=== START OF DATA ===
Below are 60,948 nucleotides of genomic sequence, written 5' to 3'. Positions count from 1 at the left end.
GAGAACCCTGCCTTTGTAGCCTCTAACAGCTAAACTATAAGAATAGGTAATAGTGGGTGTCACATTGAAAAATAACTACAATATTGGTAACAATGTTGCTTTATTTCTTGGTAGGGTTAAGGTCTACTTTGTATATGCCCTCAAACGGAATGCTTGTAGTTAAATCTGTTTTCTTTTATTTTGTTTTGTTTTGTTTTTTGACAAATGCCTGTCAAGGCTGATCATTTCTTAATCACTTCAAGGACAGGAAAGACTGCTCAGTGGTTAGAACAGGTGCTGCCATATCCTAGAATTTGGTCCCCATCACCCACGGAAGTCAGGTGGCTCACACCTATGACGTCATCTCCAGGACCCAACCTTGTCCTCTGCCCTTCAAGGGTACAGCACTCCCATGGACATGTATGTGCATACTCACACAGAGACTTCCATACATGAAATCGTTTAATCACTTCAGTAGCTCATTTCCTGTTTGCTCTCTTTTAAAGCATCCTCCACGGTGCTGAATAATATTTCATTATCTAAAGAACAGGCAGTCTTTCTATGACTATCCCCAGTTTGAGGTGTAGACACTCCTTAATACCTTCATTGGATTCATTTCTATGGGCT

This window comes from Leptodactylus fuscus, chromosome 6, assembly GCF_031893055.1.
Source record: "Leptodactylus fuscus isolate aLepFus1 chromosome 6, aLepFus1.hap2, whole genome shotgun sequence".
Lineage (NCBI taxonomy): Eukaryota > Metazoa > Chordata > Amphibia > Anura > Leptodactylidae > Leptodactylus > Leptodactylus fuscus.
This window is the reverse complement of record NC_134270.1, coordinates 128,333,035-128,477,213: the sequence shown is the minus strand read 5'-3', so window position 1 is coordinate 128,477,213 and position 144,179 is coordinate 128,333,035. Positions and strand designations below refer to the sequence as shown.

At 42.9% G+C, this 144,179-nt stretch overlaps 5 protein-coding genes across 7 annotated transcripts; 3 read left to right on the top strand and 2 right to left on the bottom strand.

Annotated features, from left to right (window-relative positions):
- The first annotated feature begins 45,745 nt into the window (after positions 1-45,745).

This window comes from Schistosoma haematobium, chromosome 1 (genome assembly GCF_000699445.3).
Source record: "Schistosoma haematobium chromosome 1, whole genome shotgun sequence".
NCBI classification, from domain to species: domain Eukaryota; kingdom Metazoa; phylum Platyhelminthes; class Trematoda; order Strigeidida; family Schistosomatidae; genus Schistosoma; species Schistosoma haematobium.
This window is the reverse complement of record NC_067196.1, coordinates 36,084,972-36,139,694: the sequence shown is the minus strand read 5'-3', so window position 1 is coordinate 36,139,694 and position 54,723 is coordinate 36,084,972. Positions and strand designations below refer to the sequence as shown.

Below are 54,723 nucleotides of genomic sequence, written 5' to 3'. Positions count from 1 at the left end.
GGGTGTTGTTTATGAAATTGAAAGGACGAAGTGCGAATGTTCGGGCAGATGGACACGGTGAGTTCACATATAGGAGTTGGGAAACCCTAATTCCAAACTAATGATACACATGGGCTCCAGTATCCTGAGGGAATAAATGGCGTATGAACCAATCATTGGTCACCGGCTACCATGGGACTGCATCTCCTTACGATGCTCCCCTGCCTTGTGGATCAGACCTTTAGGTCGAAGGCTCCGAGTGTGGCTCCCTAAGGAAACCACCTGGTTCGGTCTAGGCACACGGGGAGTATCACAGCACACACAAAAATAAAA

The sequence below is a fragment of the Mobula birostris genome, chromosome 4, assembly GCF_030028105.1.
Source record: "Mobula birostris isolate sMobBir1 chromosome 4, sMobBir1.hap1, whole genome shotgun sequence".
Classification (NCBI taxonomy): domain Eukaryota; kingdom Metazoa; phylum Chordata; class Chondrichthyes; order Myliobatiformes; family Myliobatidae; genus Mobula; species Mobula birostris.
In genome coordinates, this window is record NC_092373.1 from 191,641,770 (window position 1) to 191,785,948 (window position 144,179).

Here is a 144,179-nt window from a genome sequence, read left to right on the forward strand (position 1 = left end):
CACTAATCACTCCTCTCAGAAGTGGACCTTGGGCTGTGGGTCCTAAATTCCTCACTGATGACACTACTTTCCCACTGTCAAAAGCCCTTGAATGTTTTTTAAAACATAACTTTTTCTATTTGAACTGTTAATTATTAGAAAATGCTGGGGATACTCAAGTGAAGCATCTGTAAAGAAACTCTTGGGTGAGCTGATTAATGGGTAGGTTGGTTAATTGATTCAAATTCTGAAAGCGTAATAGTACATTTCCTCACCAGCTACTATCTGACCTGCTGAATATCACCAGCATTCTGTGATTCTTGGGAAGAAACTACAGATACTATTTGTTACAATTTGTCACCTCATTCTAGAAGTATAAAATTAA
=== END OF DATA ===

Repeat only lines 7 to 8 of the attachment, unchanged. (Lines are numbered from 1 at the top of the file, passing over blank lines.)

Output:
At 42.9% G+C, this 144,179-nt stretch overlaps 5 protein-coding genes across 7 annotated transcripts; 3 read left to right on the top strand and 2 right to left on the bottom strand.

Annotated features, from left to right (window-relative positions):